A new survey of Americans showed that they are overwhelmingly in favor of vaccines across all demographic groups. But atheists support vaccines more than any other religious designation.
Of course, this article isn’t really about how much atheists support vaccines, although that should be expected, given the fact that most atheists follow evidence rather than faith or beliefs. This article is going to review the detailed survey because if you’re anyone but Del Bigtree or Robert F Kennedy Jr, you’ll be fascinated to know that the vast majority of Americans support the MMR vaccine.
The Pew Research Center polled Americans in early October 2019 about their attitudes toward the MMR vaccine and compared it to a similar poll from 2016. Despite the fear, uncertainty, and doubt pushed via lies and misinformation by the anti-vaccine zealots, not much has changed. In fact, it appears that Americans are even more supportive of the vaccine.
The top-level stats show that around 88% of Americans believe that the benefits of the MMR outweigh any risks. This is the same as in 2016.
However, the next piece of data is even more interesting. About 90% of Americans believe that the MMR vaccine has very high, high, or medium preventative health benefits as compared to about 91%, just a slight dip, although the number who believe it has very high or high benefits has increased from 73% in 2016 to 77% in 2019.
Maybe all of us who are fighting against that anti-vaccine disinformation campaign is having a benefit.
Furthermore, those who believe that the MMR vaccine has a low or very low risk of side effects has increased from 67% to 70% from 2016-2019. Of course, the science, which requires zero belief, shows us that the MMR vaccine is not linked to autism, one of the large concerns about the vaccine.
More poll data
There’s also some more valuable and interesting next-level information from the Pew Research Center poll.
This data is also interesting:
- Boomers support mandatory vaccines (defined as “healthy children should be required to be vaccinated to attend public school because of potential health risks to others”) more than Gen X or Millenials. OK, Boomer!!!
- College grads and postgrads are more likely to support mandatory vaccines than those who do not.
- Upper-income individuals are much more supportive of vaccines than lower-income.
- Of course, Democrats are pro-mandatory vaccination more than Republicans.
Although these results are somewhat confirmed by anecdotal observations, they are somewhat troubling. We need to make sure that the facts about the MMR vaccine are received by a broader audience.
I have noticed that a lot of anti-vaccine rhetoric tries to make it appear that mandatory vaccinations are a civil rights matter. Bigtree uses offensive anti-semitic tropes comparing mandatory vaccines to the Holocaust, in a vain attempt to seduce the Jewish communities to his lies.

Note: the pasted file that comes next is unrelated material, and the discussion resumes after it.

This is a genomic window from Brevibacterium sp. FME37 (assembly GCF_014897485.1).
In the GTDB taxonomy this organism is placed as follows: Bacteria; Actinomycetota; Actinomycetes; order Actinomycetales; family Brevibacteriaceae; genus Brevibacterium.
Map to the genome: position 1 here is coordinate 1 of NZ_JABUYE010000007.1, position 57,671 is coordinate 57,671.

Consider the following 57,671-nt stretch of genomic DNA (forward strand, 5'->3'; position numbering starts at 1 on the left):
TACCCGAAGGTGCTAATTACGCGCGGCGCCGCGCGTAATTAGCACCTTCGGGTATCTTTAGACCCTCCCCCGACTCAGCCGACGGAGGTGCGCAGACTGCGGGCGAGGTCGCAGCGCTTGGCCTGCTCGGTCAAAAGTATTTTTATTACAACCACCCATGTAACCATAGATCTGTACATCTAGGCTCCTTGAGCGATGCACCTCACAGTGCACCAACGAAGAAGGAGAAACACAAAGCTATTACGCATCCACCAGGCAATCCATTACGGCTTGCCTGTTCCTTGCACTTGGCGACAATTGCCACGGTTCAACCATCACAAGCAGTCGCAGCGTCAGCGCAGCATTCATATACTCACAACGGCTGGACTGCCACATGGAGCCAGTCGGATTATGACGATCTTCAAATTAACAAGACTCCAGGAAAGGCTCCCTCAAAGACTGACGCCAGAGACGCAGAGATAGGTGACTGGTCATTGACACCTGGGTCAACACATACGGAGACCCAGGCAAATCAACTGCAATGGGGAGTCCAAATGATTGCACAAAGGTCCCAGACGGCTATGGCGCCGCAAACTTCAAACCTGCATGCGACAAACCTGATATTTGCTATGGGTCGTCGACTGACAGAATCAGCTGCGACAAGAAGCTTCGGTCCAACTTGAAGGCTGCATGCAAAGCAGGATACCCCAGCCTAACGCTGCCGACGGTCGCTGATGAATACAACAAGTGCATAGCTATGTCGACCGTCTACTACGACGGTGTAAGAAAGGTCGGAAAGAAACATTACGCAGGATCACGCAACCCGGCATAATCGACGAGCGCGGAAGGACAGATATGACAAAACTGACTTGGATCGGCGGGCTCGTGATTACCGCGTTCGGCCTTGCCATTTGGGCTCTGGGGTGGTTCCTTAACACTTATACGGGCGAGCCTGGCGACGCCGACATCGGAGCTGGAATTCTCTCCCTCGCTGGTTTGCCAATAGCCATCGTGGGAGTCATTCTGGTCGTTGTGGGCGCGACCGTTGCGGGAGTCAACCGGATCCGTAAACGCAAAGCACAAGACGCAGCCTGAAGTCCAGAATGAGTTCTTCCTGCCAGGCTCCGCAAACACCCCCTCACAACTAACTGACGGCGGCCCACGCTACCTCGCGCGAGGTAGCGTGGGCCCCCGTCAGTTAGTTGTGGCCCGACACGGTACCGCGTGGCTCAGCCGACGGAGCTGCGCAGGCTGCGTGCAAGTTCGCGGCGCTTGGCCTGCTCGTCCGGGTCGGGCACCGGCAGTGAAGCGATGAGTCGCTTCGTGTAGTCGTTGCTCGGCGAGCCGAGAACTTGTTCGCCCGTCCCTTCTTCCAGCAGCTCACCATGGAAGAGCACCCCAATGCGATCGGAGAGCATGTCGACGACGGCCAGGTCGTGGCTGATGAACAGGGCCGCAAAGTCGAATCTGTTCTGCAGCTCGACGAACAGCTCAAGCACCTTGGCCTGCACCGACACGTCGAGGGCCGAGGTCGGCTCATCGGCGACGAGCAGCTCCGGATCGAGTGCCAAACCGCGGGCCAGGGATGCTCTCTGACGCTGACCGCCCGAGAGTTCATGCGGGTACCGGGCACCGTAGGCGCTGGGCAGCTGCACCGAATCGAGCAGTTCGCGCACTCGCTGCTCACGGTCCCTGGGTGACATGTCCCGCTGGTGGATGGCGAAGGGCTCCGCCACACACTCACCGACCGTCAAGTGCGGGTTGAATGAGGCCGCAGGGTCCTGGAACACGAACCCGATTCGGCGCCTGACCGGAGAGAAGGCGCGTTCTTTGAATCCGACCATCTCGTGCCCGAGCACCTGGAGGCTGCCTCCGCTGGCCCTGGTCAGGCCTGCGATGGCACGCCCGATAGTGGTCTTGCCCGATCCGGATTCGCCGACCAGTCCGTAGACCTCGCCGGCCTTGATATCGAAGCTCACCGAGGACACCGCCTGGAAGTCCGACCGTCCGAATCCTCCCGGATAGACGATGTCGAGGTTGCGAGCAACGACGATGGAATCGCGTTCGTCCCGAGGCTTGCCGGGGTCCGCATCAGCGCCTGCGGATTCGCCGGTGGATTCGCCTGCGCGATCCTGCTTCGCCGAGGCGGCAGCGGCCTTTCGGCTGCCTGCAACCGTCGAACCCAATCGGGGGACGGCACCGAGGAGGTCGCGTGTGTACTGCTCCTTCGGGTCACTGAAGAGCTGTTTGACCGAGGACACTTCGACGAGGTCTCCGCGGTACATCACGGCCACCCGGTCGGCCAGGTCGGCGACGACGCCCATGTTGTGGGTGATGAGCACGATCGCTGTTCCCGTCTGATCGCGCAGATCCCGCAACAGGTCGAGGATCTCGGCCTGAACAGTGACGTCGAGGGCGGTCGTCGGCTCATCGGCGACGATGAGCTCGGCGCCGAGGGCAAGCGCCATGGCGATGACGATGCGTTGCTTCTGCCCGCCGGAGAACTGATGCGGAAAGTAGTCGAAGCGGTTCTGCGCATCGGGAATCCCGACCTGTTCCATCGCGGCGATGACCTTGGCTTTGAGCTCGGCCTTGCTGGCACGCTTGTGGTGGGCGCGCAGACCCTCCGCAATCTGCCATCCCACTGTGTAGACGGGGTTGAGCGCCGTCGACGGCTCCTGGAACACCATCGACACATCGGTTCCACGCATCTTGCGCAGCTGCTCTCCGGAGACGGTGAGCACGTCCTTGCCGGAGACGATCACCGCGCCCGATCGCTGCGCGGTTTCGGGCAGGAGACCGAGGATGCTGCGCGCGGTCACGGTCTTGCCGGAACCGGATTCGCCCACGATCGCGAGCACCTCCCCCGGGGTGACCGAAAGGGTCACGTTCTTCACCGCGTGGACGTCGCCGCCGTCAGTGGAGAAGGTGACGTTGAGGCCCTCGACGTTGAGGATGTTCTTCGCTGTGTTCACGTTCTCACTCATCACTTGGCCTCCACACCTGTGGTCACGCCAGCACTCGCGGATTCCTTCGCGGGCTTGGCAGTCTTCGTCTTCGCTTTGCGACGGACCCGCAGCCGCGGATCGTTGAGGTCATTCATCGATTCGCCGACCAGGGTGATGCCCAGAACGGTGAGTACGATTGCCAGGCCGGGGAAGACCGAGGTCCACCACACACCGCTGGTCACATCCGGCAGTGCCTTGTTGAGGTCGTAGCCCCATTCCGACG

However, the issues with the lower (but not actually low) support of mandatory vaccinations in the lower-income, non-college educated groups may be less about vaccines themselves. It may be more about lower access to quality medical care where physicians can spend time explaining the benefits of the vaccines.
The same dichotomy exists with the benefits vs. risks polling. Against college grads, along with upper- and middle-income groups, believe that the overall benefits outweigh the risks.
In this case, Republicans and Democrats are approximately equal in their beliefs about the benefits, although many more Democrats think that the benefits are “very high” compared to Republicans.
Atheists support vaccines
One of the more interesting tabulations in this Pew survey was looking at mandatory vaccination acceptance amongst various religious groups in the USA.
However, Catholics and white mainline Protestants also strongly support mandatory vaccinations, 86% and 88%, respectively. Black Protestants and white evangelical Protestants have somewhat lower support at 75% and 77%, respectively. Jews were not broken out separately and are grouped in with unaffiliated.
From a religious dogma perspective, no mainstream religions are opposed to vaccinations. Thus, we can conclude that most of those who oppose mandatory vaccinations do so for political reasons, conspiracies, or scientific ignorance. Or something else.
On the other hand, the percentage of Blacks and Hispanics, 74% and 77%, who support mandatory vaccinations are much lower than whites, 86%. As I mentioned above, it may be more an issue with the availability and quality of healthcare as opposed to a general distrust of vaccines.
This survey shows that the vast majority of Americans across demographic groups support mandatory vaccines. Of course, the fact that atheists support vaccines in such overwhelming numbers is just a small point.
But, as Hemant Mehta wrote in an article about this poll:
There’s a clear price society pays because large groups of religious people refuse to accept scientific realities. Their ignorance puts everyone at risk.
Scientific ignorance, whether it’s from those with college educations or those who don’t, is very dangerous when it comes to vaccines.
My own feelings after looking at the details of this poll tell me three things:
- those of us who fight to debunk the myths and lies about vaccines have done a good job.
- those who push those myths and lies haven’t gotten much traction.
- we have to continue to push the facts about vaccines to push those numbers even higher.
Vaccines save lives.